That is the attitude we need to prevent, and I'm not sure how to do that while promoting redistribution of wealth to the point that people can sit on their asses smoking weed all day and accomplishing nothing.

    For society to advance, we need drive. We can't have people sitting and 'baitin all day if we are to reach our next stage of evolution as a species and expand out and colonize the universe and be better, faster, and stronger than those that came before us.

    The natural state for human nature when all needs are met is to stagnate and become sloth to conserve energy. This makes sense for primitive man or a lion, but is not how you advance as a people. And if we really do take your advice and we become a bunch of useless sacks of crap, then we deserve for the robots we create to replace us, as the next evolutionary step forward.
     
  35. tetris42

    tetris42 [H]ardness Supreme

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    Well, part of those handouts were things Baby Boomers GREW UP WITH like tuition-free college, but okay, millennials are all the entitled ones. Also, I don't recall any of the other candidates claiming we needed to break up the banks because they had become too large and influenced government and to reinstate Glass Steagall, you know, those regulations passed after the Great Depression to prevent it from happening again that Clinton and friends got rid of in the 90s, then what do you know, we have an economic crash two years later. But sure, all handouts, that's the only reason.

    And no one is going to give two shits about the greater goals of mankind if they're working 3 jobs living paycheck to paycheck. When life is like that, the ONLY thing you care about is getting through the day. Expanding across the universe is not a profit-driven goal. Nobody's going to make money financing generation ships to send to another star system. You're absolutely right we need drive, but people need to have those values instilled in them and that will simply never happen if they can barely make ends meet.

    Sure, for some people, absolutely. For others, they have other things that motivate and drive them. I mean think about it, if what you're saying was true, every rich person on the planet would retire and stop working, because all their needs are met.
     
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  36. viscountalpha

    viscountalpha 2[H]4U

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    This is all on the premise we won't see a super bug or a worldwide natural disaster. Both which could come without warning.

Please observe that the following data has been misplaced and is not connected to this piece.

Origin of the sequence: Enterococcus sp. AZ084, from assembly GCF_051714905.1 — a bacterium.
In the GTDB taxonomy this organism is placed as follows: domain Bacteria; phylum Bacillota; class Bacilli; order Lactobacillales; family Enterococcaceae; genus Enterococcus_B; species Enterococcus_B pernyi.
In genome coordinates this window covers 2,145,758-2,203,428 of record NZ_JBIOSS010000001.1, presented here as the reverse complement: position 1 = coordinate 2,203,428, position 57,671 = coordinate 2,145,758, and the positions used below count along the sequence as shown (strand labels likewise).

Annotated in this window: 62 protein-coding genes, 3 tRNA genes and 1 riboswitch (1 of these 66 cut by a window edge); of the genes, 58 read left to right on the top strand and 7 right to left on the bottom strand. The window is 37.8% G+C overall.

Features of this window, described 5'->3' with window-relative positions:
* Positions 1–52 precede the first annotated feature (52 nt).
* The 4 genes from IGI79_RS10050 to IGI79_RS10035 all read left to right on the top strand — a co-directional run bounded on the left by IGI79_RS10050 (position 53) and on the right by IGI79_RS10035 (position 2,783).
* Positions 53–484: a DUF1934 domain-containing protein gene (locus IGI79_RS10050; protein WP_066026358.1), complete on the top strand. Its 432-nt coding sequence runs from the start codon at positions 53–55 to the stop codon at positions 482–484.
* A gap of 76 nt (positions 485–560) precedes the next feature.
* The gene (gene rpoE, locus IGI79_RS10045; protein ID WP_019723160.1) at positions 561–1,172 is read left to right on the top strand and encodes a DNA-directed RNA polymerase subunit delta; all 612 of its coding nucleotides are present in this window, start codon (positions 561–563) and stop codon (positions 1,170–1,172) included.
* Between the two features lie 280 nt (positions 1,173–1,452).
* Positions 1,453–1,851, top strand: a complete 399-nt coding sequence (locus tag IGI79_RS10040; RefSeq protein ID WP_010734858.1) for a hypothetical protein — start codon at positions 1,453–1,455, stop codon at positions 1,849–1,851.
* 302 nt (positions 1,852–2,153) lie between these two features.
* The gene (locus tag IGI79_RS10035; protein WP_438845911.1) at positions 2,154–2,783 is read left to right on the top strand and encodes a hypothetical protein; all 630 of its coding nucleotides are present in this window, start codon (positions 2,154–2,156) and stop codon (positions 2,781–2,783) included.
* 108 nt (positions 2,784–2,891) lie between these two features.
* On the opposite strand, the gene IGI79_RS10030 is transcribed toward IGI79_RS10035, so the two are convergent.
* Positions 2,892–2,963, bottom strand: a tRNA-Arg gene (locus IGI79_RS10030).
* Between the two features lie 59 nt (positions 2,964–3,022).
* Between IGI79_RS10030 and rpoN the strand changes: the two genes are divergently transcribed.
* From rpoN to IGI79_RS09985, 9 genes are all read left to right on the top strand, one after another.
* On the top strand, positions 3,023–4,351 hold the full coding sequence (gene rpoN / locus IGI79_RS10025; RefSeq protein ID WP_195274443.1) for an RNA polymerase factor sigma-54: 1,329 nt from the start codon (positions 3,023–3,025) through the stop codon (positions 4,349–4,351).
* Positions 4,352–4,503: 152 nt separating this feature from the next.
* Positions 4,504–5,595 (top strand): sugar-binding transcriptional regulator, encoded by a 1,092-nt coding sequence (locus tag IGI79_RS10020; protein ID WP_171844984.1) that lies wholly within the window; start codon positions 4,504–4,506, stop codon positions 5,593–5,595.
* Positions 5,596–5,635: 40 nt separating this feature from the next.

The odds are against in this regard. Provided nothing cataclysmic happens, this alone could trigger revolt when there's not enough food to go around or not enough money to be made for a decent living.
     
  37. Ducman69

    Ducman69 [H]ardForum Junkie

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    You know you can still enroll in the military to get free college just like baby boomers. Worked just fine for my dad, my brother, and my sister.
    Not at all, because you can't teach an old dog new tricks. By the time they are rich, they have generally crystallized their world view, attitude, and personality, and aren't going to suddenly change into different people when they hit it big. They are going to keep acting how they have always acted.

    The problem is, if you have children that see mommy and daddy just sitting on their asses watching TV and taking that government check, how do you keep them from mimicking what they see around them and acting the same? If that's the natural state of man, and there's no carrot to drive people, its likely to be common, and its also likely that these people are going to have far more children than the successful career oriented driven people.

    In other words, how do you prevent Idiocracy or Wall-E? I don't have an answer either.
     
    Last edited: Mar 12, 2017
  38. Talyrius

    Talyrius Gawd

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  39. lolfail9001

    lolfail9001 [H]ard|Gawd

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    Anyone thinking robot usage can be turned into welfare heaven probably never ran the basic numbers.
     
  40. Vader1975

    Vader1975 Gawd

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    If a persons job was lost to automation and the business is still taxed as if it were a working person. There would be less incentive to automate as quickly. And tax revenues wouldnt drop so badly. I thought it sounded brilliant and laughed when "economics leaders" were upset. Tax revenues not being able to be hidden from by automation? Lets do this